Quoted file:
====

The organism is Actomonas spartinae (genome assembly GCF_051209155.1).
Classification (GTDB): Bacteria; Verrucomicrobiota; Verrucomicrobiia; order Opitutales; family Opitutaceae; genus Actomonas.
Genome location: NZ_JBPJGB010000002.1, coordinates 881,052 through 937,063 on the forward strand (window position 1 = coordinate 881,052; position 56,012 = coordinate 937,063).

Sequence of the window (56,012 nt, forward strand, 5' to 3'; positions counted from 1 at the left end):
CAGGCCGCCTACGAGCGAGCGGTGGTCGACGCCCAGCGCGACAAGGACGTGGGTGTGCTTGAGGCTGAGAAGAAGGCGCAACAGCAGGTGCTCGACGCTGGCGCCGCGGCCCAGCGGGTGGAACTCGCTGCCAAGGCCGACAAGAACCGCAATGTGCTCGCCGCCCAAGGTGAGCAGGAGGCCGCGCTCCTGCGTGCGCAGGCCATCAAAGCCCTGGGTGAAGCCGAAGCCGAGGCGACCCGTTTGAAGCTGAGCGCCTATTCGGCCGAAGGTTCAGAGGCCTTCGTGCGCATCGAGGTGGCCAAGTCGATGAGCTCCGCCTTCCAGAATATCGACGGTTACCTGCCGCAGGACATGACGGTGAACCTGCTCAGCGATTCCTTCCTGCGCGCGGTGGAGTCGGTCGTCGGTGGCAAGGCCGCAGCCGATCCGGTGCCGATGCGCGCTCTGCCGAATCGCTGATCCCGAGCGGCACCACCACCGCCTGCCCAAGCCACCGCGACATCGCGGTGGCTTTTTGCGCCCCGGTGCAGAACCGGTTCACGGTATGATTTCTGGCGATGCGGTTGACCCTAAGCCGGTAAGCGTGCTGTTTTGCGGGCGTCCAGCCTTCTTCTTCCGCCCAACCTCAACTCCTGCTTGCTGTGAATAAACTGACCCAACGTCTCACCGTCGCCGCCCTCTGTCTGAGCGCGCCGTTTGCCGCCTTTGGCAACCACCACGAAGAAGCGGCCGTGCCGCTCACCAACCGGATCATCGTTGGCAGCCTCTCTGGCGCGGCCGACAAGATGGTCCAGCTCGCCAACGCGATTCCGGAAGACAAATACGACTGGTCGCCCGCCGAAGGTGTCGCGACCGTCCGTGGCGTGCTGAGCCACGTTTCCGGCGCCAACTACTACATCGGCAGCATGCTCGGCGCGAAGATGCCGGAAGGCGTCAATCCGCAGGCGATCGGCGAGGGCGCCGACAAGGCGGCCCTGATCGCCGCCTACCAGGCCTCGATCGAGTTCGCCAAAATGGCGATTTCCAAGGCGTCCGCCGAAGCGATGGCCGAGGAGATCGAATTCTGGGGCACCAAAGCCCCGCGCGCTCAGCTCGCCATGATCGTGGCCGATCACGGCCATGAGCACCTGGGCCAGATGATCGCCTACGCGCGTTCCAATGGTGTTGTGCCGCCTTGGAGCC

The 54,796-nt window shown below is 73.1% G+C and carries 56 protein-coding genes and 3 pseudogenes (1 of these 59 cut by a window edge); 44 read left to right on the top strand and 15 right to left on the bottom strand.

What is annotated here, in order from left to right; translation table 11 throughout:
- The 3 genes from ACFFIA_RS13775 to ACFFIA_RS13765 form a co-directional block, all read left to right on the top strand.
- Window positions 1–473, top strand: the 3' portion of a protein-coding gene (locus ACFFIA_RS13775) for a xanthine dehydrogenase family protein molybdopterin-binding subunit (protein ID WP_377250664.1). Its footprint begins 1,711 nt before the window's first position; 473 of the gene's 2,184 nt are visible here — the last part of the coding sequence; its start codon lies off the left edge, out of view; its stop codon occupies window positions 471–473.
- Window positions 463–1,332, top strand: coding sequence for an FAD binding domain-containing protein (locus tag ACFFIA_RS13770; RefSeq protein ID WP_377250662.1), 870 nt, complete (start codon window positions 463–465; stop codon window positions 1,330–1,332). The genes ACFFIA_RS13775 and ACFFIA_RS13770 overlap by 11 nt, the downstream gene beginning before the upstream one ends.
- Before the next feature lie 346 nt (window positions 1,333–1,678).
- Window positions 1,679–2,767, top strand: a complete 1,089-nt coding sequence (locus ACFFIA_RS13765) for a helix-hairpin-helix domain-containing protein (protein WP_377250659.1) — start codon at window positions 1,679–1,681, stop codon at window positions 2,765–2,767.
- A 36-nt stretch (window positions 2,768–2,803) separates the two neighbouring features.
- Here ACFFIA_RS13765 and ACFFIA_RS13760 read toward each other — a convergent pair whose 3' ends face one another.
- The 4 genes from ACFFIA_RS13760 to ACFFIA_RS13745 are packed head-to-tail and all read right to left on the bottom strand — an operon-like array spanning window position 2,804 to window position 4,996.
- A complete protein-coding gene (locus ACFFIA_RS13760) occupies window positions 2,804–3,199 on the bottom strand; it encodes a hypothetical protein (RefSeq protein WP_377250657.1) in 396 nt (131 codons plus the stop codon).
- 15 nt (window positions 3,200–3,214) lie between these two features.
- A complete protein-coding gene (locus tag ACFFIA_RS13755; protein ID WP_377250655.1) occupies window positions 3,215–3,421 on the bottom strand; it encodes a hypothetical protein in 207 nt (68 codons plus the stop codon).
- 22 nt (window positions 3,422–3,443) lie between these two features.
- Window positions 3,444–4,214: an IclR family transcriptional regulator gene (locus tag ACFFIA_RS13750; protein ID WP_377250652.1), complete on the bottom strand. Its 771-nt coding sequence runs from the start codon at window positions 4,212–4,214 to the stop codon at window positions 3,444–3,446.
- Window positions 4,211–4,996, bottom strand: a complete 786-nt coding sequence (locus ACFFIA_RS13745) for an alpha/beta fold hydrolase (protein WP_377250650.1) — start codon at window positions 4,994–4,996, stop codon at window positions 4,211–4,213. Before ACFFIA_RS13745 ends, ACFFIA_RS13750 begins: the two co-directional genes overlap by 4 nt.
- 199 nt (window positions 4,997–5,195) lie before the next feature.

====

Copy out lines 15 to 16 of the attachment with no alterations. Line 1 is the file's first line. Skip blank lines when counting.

- The 4 genes from ACFFIA_RS13760 to ACFFIA_RS13745 are packed head-to-tail and all read right to left on the bottom strand — an operon-like array spanning window position 2,804 to window position 4,996.
- A complete protein-coding gene (locus ACFFIA_RS13760) occupies window positions 2,804–3,199 on the bottom strand; it encodes a hypothetical protein (RefSeq protein WP_377250657.1) in 396 nt (131 codons plus the stop codon).